Nancy: There's our landscape, familiar, and our world in the fog, unfamiliar.  Watching my world dissolve and re-form makes me understand how easy it must have been for fishermen to become lost in their home waters.


amplifies and conceals
denies and resembles
becomes the waterfall
and the mountain
            from which it falls
fog indiscriminate
envelopes rose/fishing boat/

here or there
it doesn’t matter
here or there
so different so same

When the fog lifts
I think, how strange
I dreamt I was a fish
I dreamt the world was
upside down, that it
smelled of roses, and old stones
or so I dreamt.

Wednesday, February 13, 2013

Big West Wind \ Coyotes

Alan:  Until we added on, our house would rock in the storm winds from the east, from the west.  It made for some long nights, awake, listening.

Big West Wind

I can feel the wind
running like a swollen river
under the cabin –

a river with ice in it
under the cabin perched on two old cedars
straddling the cellar hole,

the river of fast ice –

and me in the dark, wondering
if this is the time
I’m going to dive in.

Nancy: Nights in the high desert in December are cold.  Boulders heated in the noon sun contract in the cold, and the small crystals break loose and are free to ride with the wind.  The sense of the free flow of stone, and the howls of unseen animals makes nights a wilder world than prosaic life after sunrise.


My brothers howled.
I felt how the ground shivered
under their haunches.
It was a night of transition.
The rocks crumbled –
I heard them, outside my tent,
participating in time.
Riding the wind, they rustled and scraped
past my ear, past my thin wall.
Brother called brother,
and there were soft noises at the water hole.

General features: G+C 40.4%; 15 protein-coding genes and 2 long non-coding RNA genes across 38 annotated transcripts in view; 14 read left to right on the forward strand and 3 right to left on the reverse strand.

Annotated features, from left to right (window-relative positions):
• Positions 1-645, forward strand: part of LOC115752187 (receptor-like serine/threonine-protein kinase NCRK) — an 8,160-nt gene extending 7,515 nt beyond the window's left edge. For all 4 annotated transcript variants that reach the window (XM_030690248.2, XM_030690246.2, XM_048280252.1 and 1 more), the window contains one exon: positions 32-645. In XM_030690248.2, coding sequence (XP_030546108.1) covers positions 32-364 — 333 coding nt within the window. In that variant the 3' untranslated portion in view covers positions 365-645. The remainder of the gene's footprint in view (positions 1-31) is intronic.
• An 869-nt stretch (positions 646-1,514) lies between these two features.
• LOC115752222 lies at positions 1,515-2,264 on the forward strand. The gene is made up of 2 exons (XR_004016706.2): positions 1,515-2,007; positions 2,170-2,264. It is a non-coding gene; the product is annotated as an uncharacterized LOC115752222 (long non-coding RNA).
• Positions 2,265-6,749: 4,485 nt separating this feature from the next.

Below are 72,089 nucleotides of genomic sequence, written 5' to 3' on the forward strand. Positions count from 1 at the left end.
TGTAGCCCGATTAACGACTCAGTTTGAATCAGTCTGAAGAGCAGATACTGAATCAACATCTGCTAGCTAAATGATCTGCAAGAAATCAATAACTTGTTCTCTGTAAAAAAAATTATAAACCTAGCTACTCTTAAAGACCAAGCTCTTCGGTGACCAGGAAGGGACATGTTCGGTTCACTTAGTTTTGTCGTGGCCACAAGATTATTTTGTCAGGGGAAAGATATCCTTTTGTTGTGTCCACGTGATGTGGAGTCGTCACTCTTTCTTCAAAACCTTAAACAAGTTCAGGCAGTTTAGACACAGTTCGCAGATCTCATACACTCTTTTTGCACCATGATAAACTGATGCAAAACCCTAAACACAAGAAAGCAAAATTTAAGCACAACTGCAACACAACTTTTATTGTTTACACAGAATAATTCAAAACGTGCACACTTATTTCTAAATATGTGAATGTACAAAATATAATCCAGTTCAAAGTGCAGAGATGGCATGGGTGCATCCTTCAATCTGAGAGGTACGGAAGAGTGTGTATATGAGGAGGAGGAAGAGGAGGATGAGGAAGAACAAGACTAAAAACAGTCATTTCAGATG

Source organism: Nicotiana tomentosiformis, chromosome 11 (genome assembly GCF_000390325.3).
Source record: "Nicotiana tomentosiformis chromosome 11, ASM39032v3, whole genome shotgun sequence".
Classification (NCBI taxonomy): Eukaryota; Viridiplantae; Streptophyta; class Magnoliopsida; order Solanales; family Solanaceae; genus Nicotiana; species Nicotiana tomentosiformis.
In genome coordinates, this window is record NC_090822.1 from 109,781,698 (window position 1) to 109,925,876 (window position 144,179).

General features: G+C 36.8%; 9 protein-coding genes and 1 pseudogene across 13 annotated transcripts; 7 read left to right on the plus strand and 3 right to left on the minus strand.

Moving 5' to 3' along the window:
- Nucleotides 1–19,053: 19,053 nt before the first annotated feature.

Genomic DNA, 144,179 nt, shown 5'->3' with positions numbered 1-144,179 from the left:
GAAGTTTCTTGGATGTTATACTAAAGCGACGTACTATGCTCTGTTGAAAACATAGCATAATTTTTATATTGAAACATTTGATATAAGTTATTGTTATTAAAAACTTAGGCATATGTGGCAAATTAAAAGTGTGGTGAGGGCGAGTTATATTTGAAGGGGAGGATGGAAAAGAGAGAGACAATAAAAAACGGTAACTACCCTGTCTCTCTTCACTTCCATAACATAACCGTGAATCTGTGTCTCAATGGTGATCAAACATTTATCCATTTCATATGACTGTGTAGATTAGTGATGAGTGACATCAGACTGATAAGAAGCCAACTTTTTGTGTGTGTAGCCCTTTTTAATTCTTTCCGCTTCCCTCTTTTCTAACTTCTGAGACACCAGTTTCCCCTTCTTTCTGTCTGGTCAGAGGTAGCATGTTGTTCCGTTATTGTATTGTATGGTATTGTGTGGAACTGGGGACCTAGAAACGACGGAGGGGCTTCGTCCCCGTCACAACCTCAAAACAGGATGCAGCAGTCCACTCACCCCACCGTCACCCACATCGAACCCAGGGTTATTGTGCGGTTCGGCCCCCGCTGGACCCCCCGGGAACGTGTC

All night,
the rocks hurried down the washes.
I wanted to howl to my brothers,
sit on my haunches and howl.
Under me, the ground shivered,
my tent breathed with the wind,
stones made a sound like rain.
I wanted to howl,
and all the stillness of earth
was caught in my throat.
Cold as a dead thing
I waited for light, and crept from my tent.
The stones were done with their trickling,
the wind slid off down the side of the world.
I tried to warm my hands on the ground
where my brothers had been.
And howled.

Wednesday, February 6, 2013

Whiting, Early February \ Boundaries

Alan:  After 31 years in our little house by the bay, the past two winters we’ve had to spend in whole or in part in another town, in a place with easier accommodations.  April marks the season of return, for the woodcock and for us.

Whiting, Early February

        could the sound
of water dripping
   through filter
         into your morning
reel me
         for an instant
                  to April
a woodcock
                            like a winged seed
into dusk?

Nancy: Days recalled at night, where sharp edges disappear.


Where the atoms are free in their movement –
gray, white, invisible –
we call it air.
I breathe it in; it becomes my boundary,
inside, outside.
I breathe it out,
and it becomes the edge of the goshawk;
it becomes that which fills the snow,
the footprints of the vole, the place where
air wing edge bird
becomes air wing edge snow.

The fur is dark, the blood red,
a few spots on the snow;
the gray white bird has flown
and the air, invisible, becomes
my boundary, inside, outside.